Clinical correlations of diffusion and perfusion lesion volumes in acute ischemic stroke

Alison E. Baird, Karl Olof Lövblad, John F. Dashe, Ann Connor, Cara Burzynski, Gottfried Schlaug, Irina Straroselskaya, Robert R. Edelman, Steven Warach

Research output: Contribution to journalArticlepeer-review

80 Scopus citations


The aim of this study was to describe the clinico-radiological correlations of magnetic resonance (MR) perfusion and diffusion-weighted imaging (DWI) abnormalities in ischemic stroke. Eighteen patients had undergone MR imaging and clinical evaluation within 24 h of symptom onset and at or after 7 days. During the first 24 h the volume of perfusion abnormality (measured on the relative mean transit time map) was larger than the DWI lesion in 12/18 patients. In 6/18 patients the DWI lesion volume was larger. Acutely (<24 h) all lesion volumes showed a significant correlation with acute clinical severity measured by the National Institutes of Health Stroke Scale score. The correlations of the hypoperfusion volume (rho = 0.86, p = 0.0001) and the volume 'tissue at risk' (larger than the DWI and perfusion lesion volumes, rho = 0.86, p = 0.0001) with acute clinical severity were slightly higher than for the DWI lesion volume (rho = 0.76, p = 0.0001). The difference between the volume of tissue at risk (acutely) and the infarct on follow-up T2-weighted imaging correlated significantly with change in clinical severity from acute to chronic time points (rho = 0.72, p = 0.001). Such clinico-radiological relationships may support the use of DWI and perfusion MR in decisions concerning the administration and evaluation of stroke therapies. Copyright (C) 2000 S. Karger AG, Basel.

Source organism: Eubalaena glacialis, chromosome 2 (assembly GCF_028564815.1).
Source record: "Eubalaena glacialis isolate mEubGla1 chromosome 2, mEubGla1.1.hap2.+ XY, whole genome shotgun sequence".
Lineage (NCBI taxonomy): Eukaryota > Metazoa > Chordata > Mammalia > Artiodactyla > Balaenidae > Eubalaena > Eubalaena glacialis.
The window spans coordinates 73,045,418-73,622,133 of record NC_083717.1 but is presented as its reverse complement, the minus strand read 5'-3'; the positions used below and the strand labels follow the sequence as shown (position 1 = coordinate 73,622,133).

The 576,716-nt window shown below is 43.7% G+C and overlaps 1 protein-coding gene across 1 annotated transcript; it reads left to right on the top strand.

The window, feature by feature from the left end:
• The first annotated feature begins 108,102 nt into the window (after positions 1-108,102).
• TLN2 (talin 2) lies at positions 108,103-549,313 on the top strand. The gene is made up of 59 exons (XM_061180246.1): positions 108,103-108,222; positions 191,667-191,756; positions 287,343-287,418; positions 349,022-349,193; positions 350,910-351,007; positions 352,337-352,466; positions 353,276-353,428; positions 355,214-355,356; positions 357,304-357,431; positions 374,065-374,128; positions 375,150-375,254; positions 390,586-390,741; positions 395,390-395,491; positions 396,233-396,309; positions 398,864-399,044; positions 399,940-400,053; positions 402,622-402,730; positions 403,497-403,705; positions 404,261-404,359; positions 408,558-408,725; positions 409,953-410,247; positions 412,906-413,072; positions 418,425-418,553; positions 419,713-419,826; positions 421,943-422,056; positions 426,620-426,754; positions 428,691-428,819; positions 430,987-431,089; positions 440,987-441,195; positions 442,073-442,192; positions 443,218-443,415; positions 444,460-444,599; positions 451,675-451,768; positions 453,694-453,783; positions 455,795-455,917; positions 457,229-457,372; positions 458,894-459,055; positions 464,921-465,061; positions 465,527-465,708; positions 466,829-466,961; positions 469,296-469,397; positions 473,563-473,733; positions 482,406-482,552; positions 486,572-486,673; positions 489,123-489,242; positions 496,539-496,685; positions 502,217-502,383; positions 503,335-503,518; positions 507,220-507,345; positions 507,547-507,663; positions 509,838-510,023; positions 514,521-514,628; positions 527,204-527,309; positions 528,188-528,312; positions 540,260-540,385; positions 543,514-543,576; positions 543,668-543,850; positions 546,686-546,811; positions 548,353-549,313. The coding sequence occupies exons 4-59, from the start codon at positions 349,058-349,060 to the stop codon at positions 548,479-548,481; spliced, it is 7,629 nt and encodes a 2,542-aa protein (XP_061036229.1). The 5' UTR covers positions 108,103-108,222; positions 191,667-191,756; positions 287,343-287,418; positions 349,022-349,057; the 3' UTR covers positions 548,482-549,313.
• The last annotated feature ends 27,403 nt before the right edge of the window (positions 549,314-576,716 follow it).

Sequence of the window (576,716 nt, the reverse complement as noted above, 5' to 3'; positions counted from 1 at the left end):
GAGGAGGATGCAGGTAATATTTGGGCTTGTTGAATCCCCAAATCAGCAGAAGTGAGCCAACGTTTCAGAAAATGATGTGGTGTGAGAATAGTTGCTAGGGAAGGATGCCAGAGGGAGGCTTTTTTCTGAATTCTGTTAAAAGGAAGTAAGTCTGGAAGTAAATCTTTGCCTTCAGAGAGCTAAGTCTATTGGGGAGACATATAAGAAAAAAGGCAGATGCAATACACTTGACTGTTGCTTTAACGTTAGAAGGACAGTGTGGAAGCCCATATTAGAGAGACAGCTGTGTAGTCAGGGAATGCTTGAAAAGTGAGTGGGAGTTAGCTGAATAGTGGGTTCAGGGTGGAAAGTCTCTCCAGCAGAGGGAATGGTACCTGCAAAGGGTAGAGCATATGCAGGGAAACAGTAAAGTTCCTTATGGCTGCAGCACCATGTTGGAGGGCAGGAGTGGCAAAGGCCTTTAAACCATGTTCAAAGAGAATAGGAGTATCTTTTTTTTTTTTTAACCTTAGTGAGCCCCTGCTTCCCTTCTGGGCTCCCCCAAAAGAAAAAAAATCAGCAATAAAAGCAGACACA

Original languageEnglish (US)
Pages (from-to)441-448
Number of pages8
JournalCerebrovascular Diseases
Issue number6
StatePublished - 2000


  • Cerebrovascular disorders
  • Diffusion-weighted imaging
  • Ischemic stroke
  • Magnetic resonance
  • Perfusion
  • Stroke outcome

ASJC Scopus subject areas

  • Neurology
  • Clinical Neurology
  • Cardiology and Cardiovascular Medicine


Dive into the research topics of 'Clinical correlations of diffusion and perfusion lesion volumes in acute ischemic stroke'. Together they form a unique fingerprint.

Cite this